Patients are coming out of the doctor’s office with prescriptions for physical activity in addition to drugs, doctor referrals and follow-up protocols.
Doctors are working exercise counseling into office visits and calling exercise a “vital sign” to be measured when they take readings like pulse and blood pressure. Rather than just explain the dangers of inactivity, they suggest the right amount of exercise, and in some cases refer patients to certified trainers or physical therapists who can design regimens for different medical conditions such as asthma and diabetes that might limit certain activities.
The efforts stem from Exercise is Medicine, a program overseen by the American College of Sports Medicine, which encourages primary-care doctors and other health-care providers to include physical activity when designing treatment plans for patients. A conference last week at Harvard Medical School in Boston, sponsored by the Institute of Lifestyle Medicine at Joslin Diabetes Center, used strategies from Exercise is Medicine to help practitioners counsel and motivate patients to be more active and prescribe customized exercise programs. Doctors participated in yoga and Zumba classes to encourage them to get in shape and set good examples for patients. Participants were able to ride on bike and treadmill desks during lectures.
Although the benefits of exercise in preventing and controlling a number of diseases are well-known, studies show that doctors don’t always counsel patients on adding more physical activity. About half of Americans report that they meet federal guidelines to engage in at least 150 minutes a week of moderate aerobic activity, but not everyone owns up to how little exercise they get, according to the Centers for Disease Control and Prevention. A 2011 study published in the American Journal of Preventive Medicine found only about 10% of adults actually met recommended levels, though 62% reported they did.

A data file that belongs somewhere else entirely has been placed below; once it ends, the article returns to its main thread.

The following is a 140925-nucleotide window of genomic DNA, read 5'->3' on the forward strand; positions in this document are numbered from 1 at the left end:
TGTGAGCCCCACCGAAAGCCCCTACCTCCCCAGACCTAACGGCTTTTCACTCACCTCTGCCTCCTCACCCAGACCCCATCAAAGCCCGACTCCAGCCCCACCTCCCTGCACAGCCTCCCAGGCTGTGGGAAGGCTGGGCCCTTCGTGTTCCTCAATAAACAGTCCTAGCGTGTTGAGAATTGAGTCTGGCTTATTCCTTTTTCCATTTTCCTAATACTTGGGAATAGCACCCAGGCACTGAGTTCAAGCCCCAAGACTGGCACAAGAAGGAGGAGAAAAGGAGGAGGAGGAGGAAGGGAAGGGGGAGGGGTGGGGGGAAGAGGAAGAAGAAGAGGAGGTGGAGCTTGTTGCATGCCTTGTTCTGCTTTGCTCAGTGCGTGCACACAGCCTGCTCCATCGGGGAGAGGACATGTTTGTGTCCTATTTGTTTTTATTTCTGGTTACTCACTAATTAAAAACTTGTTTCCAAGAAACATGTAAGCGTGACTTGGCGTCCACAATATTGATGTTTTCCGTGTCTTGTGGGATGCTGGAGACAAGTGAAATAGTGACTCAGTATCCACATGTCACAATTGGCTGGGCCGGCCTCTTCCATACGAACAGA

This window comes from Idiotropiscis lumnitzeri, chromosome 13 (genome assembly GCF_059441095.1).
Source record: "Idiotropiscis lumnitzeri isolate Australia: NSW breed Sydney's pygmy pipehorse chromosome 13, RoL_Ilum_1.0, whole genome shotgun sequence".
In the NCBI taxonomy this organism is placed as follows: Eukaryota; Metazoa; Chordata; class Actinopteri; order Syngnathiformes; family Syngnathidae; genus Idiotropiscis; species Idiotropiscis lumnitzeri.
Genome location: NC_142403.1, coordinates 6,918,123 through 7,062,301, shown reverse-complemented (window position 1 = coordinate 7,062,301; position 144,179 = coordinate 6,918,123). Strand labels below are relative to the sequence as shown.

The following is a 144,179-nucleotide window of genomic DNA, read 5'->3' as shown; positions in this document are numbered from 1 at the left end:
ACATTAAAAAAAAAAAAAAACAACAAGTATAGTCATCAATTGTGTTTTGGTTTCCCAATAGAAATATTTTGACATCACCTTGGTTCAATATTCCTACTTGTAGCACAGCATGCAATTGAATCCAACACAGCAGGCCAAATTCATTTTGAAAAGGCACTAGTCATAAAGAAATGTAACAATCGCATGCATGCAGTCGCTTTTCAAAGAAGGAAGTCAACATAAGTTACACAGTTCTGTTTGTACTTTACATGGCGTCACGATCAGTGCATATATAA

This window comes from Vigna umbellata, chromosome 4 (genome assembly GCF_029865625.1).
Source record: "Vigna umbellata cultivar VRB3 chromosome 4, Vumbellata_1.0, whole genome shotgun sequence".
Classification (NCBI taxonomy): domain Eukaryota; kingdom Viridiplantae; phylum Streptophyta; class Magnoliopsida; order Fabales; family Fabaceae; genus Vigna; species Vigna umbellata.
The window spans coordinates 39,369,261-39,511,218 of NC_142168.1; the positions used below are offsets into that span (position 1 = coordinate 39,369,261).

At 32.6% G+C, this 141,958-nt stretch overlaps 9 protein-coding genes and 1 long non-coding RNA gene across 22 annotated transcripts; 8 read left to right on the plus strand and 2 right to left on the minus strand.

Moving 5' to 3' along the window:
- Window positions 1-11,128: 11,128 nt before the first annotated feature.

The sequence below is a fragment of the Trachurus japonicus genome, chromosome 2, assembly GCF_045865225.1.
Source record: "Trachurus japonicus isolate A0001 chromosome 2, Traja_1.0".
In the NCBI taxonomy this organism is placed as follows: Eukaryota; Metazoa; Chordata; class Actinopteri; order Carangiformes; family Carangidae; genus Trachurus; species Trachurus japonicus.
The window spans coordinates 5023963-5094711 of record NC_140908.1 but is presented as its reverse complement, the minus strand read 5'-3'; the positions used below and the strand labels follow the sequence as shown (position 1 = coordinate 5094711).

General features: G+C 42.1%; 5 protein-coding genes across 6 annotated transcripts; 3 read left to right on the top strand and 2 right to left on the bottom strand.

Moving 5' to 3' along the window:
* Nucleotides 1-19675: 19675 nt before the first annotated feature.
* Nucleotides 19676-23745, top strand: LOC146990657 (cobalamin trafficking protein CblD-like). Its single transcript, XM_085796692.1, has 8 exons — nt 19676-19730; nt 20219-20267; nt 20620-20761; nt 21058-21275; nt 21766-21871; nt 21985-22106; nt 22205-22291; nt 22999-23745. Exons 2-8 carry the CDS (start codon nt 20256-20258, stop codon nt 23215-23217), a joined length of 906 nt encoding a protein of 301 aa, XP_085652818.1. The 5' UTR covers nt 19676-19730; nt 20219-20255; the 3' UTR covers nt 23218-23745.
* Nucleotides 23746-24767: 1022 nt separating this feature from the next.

Some large health systems are already seeing the benefits of prescribing exercise. At managed-care giant Kaiser Permanente, based in Oakland, Calif., as part of its Exercise as a Vital Sign program, nurses or medical assistants ask patients how many minutes a week they exercise and enter the data in their electronic medical records along with other traditional vital signs including blood pressure, pulse, breathing and temperature. Doctors then identify patients who may benefit from additional physical activity and discuss what activity is best. They may refer them for telephone health coaching, appointments with behavioral specialists and other programs to promote a healthy lifestyle including yoga, tai-chi and Zumba classes for a small fee. Kaiser also sponsors an exercise app which helps track and encourage movement.
“What shocked me is how many of my patients do nothing,” says Jack Der-Sarkissian, a Kaiser family doctor who says patients routinely tell him, “nope, I don’t exercise and don’t do any physical activity.” Dr. Der-Sarkissian says he incorporates a discussion of activity into every visit no matter what patients are there for. He tries to determine what barriers exist to starting an exercise program such as anxiety that might be helped by a behavioral-health specialist.